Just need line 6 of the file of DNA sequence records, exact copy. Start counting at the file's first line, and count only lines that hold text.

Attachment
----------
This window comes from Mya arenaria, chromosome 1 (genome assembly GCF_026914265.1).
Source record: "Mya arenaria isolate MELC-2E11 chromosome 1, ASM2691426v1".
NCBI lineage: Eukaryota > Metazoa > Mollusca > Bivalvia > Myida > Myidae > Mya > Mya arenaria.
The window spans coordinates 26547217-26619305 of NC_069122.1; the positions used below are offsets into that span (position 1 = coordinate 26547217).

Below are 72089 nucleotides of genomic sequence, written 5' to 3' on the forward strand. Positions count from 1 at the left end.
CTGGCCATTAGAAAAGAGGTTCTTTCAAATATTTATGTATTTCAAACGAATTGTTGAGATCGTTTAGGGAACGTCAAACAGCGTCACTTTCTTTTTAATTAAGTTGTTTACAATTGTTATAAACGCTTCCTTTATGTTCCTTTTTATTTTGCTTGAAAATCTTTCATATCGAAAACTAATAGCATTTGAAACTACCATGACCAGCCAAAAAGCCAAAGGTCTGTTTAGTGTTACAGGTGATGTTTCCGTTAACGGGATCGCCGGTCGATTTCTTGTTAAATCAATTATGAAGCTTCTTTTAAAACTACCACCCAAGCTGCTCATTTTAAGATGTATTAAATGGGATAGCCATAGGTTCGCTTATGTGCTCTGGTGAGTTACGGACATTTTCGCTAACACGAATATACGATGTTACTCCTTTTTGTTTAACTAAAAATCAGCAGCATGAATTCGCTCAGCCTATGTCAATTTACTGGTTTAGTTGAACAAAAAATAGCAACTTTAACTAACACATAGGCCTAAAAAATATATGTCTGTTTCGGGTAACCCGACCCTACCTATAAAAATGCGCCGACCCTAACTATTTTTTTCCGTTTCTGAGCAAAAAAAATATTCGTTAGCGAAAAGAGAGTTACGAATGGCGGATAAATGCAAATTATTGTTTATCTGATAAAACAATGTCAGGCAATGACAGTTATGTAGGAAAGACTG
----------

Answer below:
CTGGCCATTAGAAAAGAGGTTCTTTCAAATATTTATGTATTTCAAACGAATTGTTGAGATCGTTTAGGGAACGTCAAACAGCGTCACTTTCTTTTTAATTAAGTTGTTTACAATTGTTATAAACGCTTCCTTTATGTTCCTTTTTATTTTGCTTGAAAATCTTTCATATCGAAAACTAATAGCATTTGAAACTACCATGACCAGCCAAAAAGCCAAAGGTCTGTTTAGTGTTACAGGTGATGTTTCCGTTAACGGGATCGCCGGTCGATTTCTTGTTAAATCAATTATGAAGCTTCTTTTAAAACTACCACCCAAGCTGCTCATTTTAAGATGTATTAAATGGGATAGCCATAGGTTCGCTTATGTGCTCTGGTGAGTTACGGACATTTTCGCTAACACGAATATACGATGTTACTCCTTTTTGTTTAACTAAAAATCAGCAGCATGAATTCGCTCAGCCTATGTCAATTTACTGGTTTAGTTGAACAAAAAATAGCAACTTTAACTAACACATAGGCCTAAAAAATATATGTCTGTTTCGGGTAACCCGACCCTACCTATAAAAATGCGCCGACCCTAACTATTTTTTTCCGTTTCTGAGCAAAAAAAATATTCGTTAGCGAAAAGAGAGTTACGAATGGCGGATAAATGCAAATTATTGTTTATCTGATAAAACAATGTCAGGCAATGACAGTTATGTAGGAAAGACTG